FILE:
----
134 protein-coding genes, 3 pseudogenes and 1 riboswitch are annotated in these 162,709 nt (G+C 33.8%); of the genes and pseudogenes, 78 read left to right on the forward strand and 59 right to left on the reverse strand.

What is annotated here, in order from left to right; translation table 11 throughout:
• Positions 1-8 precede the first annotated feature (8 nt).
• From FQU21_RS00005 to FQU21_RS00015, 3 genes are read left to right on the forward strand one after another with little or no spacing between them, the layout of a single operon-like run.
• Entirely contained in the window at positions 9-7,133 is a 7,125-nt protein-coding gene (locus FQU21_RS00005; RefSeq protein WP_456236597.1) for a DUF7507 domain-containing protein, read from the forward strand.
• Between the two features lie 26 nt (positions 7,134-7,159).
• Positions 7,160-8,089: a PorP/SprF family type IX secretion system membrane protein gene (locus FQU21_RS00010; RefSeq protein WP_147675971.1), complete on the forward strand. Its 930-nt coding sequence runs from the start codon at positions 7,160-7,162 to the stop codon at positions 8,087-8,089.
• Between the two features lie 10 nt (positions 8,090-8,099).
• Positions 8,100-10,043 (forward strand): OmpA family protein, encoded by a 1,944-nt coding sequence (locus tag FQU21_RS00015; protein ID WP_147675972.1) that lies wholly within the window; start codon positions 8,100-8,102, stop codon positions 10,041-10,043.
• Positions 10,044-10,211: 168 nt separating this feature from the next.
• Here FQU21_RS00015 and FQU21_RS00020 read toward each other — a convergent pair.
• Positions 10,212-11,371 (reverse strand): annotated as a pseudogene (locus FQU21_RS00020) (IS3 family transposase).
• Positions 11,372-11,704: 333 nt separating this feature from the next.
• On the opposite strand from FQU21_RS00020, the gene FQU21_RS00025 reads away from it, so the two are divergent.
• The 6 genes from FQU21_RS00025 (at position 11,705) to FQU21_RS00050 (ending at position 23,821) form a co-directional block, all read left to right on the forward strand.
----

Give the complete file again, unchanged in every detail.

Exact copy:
134 protein-coding genes, 3 pseudogenes and 1 riboswitch are annotated in these 162,709 nt (G+C 33.8%); of the genes and pseudogenes, 78 read left to right on the forward strand and 59 right to left on the reverse strand.

What is annotated here, in order from left to right; translation table 11 throughout:
• Positions 1-8 precede the first annotated feature (8 nt).
• From FQU21_RS00005 to FQU21_RS00015, 3 genes are read left to right on the forward strand one after another with little or no spacing between them, the layout of a single operon-like run.
• Entirely contained in the window at positions 9-7,133 is a 7,125-nt protein-coding gene (locus FQU21_RS00005; RefSeq protein WP_456236597.1) for a DUF7507 domain-containing protein, read from the forward strand.
• Between the two features lie 26 nt (positions 7,134-7,159).
• Positions 7,160-8,089: a PorP/SprF family type IX secretion system membrane protein gene (locus FQU21_RS00010; RefSeq protein WP_147675971.1), complete on the forward strand. Its 930-nt coding sequence runs from the start codon at positions 7,160-7,162 to the stop codon at positions 8,087-8,089.
• Between the two features lie 10 nt (positions 8,090-8,099).
• Positions 8,100-10,043 (forward strand): OmpA family protein, encoded by a 1,944-nt coding sequence (locus tag FQU21_RS00015; protein ID WP_147675972.1) that lies wholly within the window; start codon positions 8,100-8,102, stop codon positions 10,041-10,043.
• Positions 10,044-10,211: 168 nt separating this feature from the next.
• Here FQU21_RS00015 and FQU21_RS00020 read toward each other — a convergent pair.
• Positions 10,212-11,371 (reverse strand): annotated as a pseudogene (locus FQU21_RS00020) (IS3 family transposase).
• Positions 11,372-11,704: 333 nt separating this feature from the next.
• On the opposite strand from FQU21_RS00020, the gene FQU21_RS00025 reads away from it, so the two are divergent.
• The 6 genes from FQU21_RS00025 (at position 11,705) to FQU21_RS00050 (ending at position 23,821) form a co-directional block, all read left to right on the forward strand.